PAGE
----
Posted on Fri, Dec. 02, 2005
Castro vows to go after the 'new rich'
Cuban leader Fidel Castro pledged to battle corruption. In one example, thousands of college-age youths have become involved in fuel distribution by taking over gas stations and riding in tankers.
By MARC FRANK
(economist and recently released dissident, discussing Cuba's corruption crackdown)
Fidel Castro is mobilizing tens of thousands of young people and threatening a Cultural Revolution-style humiliation of corrupt officials in what the Cuban leader characterizes as a do-or-die struggle against graft, pilfering and the ``new rich.''
Oscar Espinosa, an economist and dissident recently released from prison, said the campaign would create more hardship and illegal activity. ''What we need here is market reform, like in China or Vietnam. By returning to command economics and repression, they are simply throwing gas on the fire,'' he said.
''What you have here is a classic Chinese-style, anti-rightist campaign of Mao's days,'' a foreign banker said.
Castro's initiative is part of a broader effort, government sources say, to make effective use of increased resources flowing into the country from generous Venezuelan energy financing and payment for medical services, as well as Chinese soft trade and development credits.
The first target of the campaign -- dubbed ''Operation July 26'' after Castro's movement in the late 1950s that brought him to power -- has been the country's fuel-distribution system.
Thousands of college-age youths have taken over petrol stations and started working in refineries and riding in fuel trucks to monitor an industry where up to half of this precious resource was being stolen, according to receipts since the takeover began a month ago.
Cuba registered its first balance-of-payments surplus since 1989 last year, and expects another surplus this year, despite an increase of more than 30 percent in imports.
''We need to get back to a situation where the state pays a wage that can meet basic needs and in proportion to what one contributes to society,'' says Anicia García, head of Havana University's Center for the Study of the Cuban Economy.
She points out that state salaries and pensions have increased on average by more than 20 percent this year and that there are more consumer goods, mainly imported household appliances, and food available.
''We are taking advantage of the better situation to deal with the social problems that appeared during the crisis that came with the end of the Soviet Union. For example, that one could do better not working than working, or as a hotel bellboy or gas-station attendant make more than a brain surgeon,'' she said.
The Communist party launched an assault two years ago on ''corruption and illegalities'' within its ranks and the state administration as it recentralized economic activity and control over hard currency after what it characterized as ''liberal errors'' in the 1990s.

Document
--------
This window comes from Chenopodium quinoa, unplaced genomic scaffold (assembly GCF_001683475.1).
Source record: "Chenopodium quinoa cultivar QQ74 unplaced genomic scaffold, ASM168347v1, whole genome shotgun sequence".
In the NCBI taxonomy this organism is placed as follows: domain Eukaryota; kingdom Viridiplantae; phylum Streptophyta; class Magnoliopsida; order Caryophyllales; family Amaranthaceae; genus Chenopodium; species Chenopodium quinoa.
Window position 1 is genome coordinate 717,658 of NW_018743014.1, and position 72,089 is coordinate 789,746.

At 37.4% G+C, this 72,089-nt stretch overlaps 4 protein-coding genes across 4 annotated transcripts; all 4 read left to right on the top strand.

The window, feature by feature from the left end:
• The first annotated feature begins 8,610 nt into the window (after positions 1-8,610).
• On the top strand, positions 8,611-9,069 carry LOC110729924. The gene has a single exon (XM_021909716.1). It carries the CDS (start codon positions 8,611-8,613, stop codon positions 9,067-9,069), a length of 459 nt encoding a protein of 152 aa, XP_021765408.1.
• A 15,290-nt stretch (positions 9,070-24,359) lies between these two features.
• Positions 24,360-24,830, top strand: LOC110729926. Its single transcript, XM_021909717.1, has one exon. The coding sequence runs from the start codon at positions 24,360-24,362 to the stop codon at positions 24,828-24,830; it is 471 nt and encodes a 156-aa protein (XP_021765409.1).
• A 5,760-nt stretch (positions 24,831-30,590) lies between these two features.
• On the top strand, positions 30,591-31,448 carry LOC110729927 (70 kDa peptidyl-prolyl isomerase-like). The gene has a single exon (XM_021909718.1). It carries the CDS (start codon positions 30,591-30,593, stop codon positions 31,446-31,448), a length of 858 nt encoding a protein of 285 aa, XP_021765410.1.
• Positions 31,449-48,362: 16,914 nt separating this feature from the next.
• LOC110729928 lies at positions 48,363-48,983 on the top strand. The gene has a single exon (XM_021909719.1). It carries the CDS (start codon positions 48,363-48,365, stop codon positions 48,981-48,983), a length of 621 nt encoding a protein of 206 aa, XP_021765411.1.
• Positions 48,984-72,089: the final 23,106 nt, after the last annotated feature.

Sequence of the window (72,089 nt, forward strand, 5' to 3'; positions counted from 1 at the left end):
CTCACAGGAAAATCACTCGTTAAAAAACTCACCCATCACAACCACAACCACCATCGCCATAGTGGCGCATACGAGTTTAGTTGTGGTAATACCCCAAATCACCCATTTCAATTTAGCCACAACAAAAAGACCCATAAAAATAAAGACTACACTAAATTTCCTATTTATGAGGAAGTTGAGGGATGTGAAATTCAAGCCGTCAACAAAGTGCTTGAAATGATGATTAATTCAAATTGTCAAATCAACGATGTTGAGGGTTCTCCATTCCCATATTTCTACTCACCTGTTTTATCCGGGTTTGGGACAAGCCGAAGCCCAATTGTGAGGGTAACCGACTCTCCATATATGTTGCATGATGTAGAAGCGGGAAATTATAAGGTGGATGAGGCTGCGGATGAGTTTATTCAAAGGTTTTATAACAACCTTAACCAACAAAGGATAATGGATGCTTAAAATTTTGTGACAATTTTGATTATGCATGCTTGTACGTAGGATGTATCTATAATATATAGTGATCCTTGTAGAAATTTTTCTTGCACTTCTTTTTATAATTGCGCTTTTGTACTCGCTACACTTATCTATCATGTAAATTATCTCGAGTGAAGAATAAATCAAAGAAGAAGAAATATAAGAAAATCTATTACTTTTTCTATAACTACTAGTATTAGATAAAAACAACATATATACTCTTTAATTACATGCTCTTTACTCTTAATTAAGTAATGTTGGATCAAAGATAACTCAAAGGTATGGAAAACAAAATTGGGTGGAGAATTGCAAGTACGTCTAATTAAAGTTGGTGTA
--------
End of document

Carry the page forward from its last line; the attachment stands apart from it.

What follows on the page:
Bureaucratic corruption and a booming black market are nothing new in state-run economies like Cuba's, but Castro said recently that market-oriented reforms such as decentralization, authorization of small private initiatives and circulation of the dollar alongside the peso, among other emergency measures taken after European communism's collapse, ``increased these ills to the point where they have taken on a certain massive character . . . and inequality has grown.''
Castro said he was mobilizing 26,000 young social workers to fight for a purer society and would mobilize more than 100,000 social workers and university students if needed, threatening to drag corrupt officials out in public.
Raúl Castro, the defense minister and second in the Cuban hierarchy after his older brother Fidel, is reported to have told party officials 18 months ago: ``Corruption will always be with us, but we must keep it at our ankles and never allow it to rise to our necks.''
But the drive apparently made little progress, and the military was forced to take over operations at the port of Havana in September to handle increased imports and stop theft by port workers and truckers.
''In this battle against vice, nobody will be spared,'' Fidel Castro said in a recent speech, apparently taking over the campaign from his brother. ``Either we defeat all these deviations and make our revolution strong, or the revolution dies.''
He blamed the ''new rich'' for Cuba's social ills, without defining who they were, except that they had access to hard currency.
The Cuban leader said social workers were organizing cells in neighborhoods to fight corruption and illegalities.